Flex Mami: On Self-Love and Vibrancy

Akshaya Bhutkar
Photograph by Chloe Nour

A curator of important looks, tunes, and one-liners, Lillian Ahen is Flex Mami. Best known for her impeccable self-expression and vivid internet presence that preaches nothing but self-love, she is a Sydney-based DJ, radio presenter, digital content creator, writer, and personality.

VERTIGO: To start off, as a self-proclaimed ambassador of self-love, what are your views on happiness?

FLEX MAMI: Everything in excess. Positivity, love, friendship, good food, feeling — all of it. I’m an extreme person by nature so I require excess and abundance to put anything into perspective.

V: Can the journey to self-love ever end?

FM: Never, ever, ever. As long as you grow, your thought process, rationale and understanding of yourself and the world around you will continue to change. While this is happening, it no doubt has an effect on your perception versus reality, causing you to question anything you’ve thought you’d known previously. Of course this includes ways in which to love yourself unapologetically.

V: What would you say is your formula for self-love and vibrancy?

FM:           An echo chamber of positivity and positive affirmation.

A good understanding of who you are and why you are that way.

Self-reflection and improvement.

An inflated sense of self-worth.

Undertaking daily gratitude.



Integrate daily for the best results.

V: Why do you think there’s such an aura of being narcissistic and obnoxious when you do choose to love, accept, and express yourself? Why is it cool to not like yourself?

FM: Some of the most prevalent misconceptions about self-love are a result of how excessively people overcompensate for their lack of it. Meaning there are too many people who have taken the get-rich-quick scheme, feigning understanding to distract from the obvious lack of time taken to truly love their being.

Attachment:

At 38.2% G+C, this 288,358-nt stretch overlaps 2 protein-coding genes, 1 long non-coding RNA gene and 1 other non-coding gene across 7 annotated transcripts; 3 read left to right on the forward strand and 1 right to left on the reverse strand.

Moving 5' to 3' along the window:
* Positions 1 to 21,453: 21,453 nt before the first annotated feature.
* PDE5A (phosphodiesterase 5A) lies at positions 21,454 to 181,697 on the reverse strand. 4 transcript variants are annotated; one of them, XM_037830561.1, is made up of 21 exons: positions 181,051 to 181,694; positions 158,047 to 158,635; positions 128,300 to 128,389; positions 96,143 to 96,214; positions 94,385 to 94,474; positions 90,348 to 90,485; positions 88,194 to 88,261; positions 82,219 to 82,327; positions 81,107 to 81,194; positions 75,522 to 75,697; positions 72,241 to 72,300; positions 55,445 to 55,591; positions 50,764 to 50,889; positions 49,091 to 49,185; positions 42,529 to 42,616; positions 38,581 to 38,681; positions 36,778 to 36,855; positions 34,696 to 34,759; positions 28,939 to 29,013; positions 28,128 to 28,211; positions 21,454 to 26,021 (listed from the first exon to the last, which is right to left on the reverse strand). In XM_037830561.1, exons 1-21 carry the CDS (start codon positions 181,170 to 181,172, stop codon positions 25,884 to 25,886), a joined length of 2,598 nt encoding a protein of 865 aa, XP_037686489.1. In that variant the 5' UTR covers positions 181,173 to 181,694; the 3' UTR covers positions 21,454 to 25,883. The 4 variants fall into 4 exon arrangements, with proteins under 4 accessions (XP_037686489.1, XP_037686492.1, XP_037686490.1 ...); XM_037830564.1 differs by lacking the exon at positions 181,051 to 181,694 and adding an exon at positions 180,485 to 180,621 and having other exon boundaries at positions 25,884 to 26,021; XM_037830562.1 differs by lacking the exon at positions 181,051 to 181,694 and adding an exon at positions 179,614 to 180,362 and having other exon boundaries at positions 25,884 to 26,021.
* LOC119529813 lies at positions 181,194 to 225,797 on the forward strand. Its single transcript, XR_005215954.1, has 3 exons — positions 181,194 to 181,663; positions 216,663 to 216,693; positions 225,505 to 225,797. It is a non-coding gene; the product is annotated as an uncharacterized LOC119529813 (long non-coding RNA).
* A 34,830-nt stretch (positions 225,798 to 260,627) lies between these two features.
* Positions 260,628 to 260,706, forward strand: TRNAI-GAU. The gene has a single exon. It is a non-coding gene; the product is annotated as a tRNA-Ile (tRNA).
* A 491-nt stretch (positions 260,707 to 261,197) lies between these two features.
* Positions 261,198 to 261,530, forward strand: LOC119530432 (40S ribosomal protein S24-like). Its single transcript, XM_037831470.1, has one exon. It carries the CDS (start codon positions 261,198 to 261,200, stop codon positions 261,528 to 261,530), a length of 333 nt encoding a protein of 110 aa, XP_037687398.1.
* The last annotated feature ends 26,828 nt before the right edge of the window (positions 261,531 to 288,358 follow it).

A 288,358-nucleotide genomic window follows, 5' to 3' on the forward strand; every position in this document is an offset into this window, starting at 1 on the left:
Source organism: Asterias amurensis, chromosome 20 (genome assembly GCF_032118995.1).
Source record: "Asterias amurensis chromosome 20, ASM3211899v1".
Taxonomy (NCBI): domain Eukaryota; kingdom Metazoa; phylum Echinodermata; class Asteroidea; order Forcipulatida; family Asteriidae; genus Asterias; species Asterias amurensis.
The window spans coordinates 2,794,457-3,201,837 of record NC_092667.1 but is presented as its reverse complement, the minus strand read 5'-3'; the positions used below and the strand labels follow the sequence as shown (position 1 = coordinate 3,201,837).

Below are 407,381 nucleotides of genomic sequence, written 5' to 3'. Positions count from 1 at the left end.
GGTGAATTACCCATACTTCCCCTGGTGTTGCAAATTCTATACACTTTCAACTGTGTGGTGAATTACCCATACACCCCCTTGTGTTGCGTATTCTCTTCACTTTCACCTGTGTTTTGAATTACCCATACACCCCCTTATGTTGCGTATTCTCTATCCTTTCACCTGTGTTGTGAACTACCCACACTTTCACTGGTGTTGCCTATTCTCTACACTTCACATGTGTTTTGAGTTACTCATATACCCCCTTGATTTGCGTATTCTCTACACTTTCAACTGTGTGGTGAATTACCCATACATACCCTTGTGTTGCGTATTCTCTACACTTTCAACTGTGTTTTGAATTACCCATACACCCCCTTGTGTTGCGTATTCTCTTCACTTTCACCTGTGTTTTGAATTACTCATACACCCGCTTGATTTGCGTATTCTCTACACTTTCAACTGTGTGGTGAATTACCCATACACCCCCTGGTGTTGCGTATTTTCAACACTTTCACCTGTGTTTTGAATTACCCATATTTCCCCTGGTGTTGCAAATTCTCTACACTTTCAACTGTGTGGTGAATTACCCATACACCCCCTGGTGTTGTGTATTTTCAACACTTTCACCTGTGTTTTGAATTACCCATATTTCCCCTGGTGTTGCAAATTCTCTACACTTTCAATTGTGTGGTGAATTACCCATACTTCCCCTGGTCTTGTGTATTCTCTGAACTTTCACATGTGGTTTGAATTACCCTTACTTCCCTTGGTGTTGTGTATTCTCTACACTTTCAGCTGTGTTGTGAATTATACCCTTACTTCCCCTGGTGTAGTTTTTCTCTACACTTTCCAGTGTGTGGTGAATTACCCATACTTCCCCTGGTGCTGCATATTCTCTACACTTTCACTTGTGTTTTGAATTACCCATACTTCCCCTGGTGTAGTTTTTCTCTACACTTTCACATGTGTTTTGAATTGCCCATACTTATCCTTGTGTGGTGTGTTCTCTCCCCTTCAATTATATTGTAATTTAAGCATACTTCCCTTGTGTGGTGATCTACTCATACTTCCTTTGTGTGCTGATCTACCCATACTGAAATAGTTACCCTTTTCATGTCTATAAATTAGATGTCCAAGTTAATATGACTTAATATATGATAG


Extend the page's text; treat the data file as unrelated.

Also, quite obviously it’s easier to bond over common hate or disdain than love. It evokes a stronger emotion, spear tackling through pre-existing social barriers. A very effective short-term tool to extinguish perceived awkward social situations, but a very poor strategy for long-term knowledge.

V: Your personal style is bright, vibrant, and playful. How important is your expression of fashion and its connection to your identity?

FM: It’s a visual resume! As a stereotypical extrovert with textbook introverted qualities, it’s an easy way to superficially show the masses what I’m “about” without having to speak. It’s an effective and powerful tool, and I take it very seriously. I don’t see my style as a separate extension of me that’s thought about on the off occasion — it’s truly integral to understanding myself.

V: Do you see your role as a DJ as a means of spreading your energy and good vibes to the world?

FM: Not actively, but it has, which I’m hype about.

V: How big of a role does the internet play in curating one’s identity and self-confidence?

FM: It’s vital, for me anyway. Similar to how style is a visual resume, the internet is the next chapter to superficially communicating who you are. I’m of the opinion that the way a person chooses to curate their online persona is really telling as to how they see themselves. I believe it’s extremely telling.

V: Do you think the growth of social media has impacted the authenticity and truth of one’s personality, as everything is carefully curated and controlled?

FM: Authenticity and truth are extremely vague concepts as they rely on the theory that your personal perception and that of someone else’s needs to align before it’s deemed “truth”… which is very untrue.

As mentioned before, how someone consciously chooses to present themselves should be more important than an uninformed opinion.

V: What would you say to those who have not yet found themselves and bloomed?

FM: Always tread the fine line between perception and reality; your outlook on a situation is just as important, if not more, as the “truth”. Live for a learning experience.

If anything sparks a positive response from you internally — explore it. It’s important you give yourself a chance to be, grow, and figure yourself out. Manifest and read The Law of Attraction (Esther Hicks). That’s the major key.

Interview transcript has been edited for length and clarity.